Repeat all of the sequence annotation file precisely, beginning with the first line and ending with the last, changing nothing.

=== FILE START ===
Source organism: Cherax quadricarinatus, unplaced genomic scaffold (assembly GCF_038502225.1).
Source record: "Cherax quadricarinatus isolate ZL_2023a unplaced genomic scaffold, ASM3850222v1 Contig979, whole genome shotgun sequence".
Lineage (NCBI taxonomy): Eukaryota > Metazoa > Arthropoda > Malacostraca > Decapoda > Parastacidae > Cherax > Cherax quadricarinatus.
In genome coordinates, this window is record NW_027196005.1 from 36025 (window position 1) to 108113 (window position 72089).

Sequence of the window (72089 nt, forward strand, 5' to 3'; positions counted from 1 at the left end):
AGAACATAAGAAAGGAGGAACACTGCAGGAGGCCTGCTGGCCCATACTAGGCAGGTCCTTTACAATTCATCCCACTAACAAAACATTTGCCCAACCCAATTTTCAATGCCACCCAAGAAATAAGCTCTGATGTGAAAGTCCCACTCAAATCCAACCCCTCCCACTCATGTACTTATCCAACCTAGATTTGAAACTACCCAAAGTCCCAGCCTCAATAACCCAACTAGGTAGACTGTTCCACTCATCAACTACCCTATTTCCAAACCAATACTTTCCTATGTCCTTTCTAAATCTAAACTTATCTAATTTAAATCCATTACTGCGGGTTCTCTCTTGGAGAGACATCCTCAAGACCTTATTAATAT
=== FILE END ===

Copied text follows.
Source organism: Cherax quadricarinatus, unplaced genomic scaffold (assembly GCF_038502225.1).
Source record: "Cherax quadricarinatus isolate ZL_2023a unplaced genomic scaffold, ASM3850222v1 Contig979, whole genome shotgun sequence".
Lineage (NCBI taxonomy): Eukaryota > Metazoa > Arthropoda > Malacostraca > Decapoda > Parastacidae > Cherax > Cherax quadricarinatus.
In genome coordinates, this window is record NW_027196005.1 from 36025 (window position 1) to 108113 (window position 72089).

Sequence of the window (72089 nt, forward strand, 5' to 3'; positions counted from 1 at the left end):
AGAACATAAGAAAGGAGGAACACTGCAGGAGGCCTGCTGGCCCATACTAGGCAGGTCCTTTACAATTCATCCCACTAACAAAACATTTGCCCAACCCAATTTTCAATGCCACCCAAGAAATAAGCTCTGATGTGAAAGTCCCACTCAAATCCAACCCCTCCCACTCATGTACTTATCCAACCTAGATTTGAAACTACCCAAAGTCCCAGCCTCAATAACCCAACTAGGTAGACTGTTCCACTCATCAACTACCCTATTTCCAAACCAATACTTTCCTATGTCCTTTCTAAATCTAAACTTATCTAATTTAAATCCATTACTGCGGGTTCTCTCTTGGAGAGACATCCTCAAGACCTTATTAATAT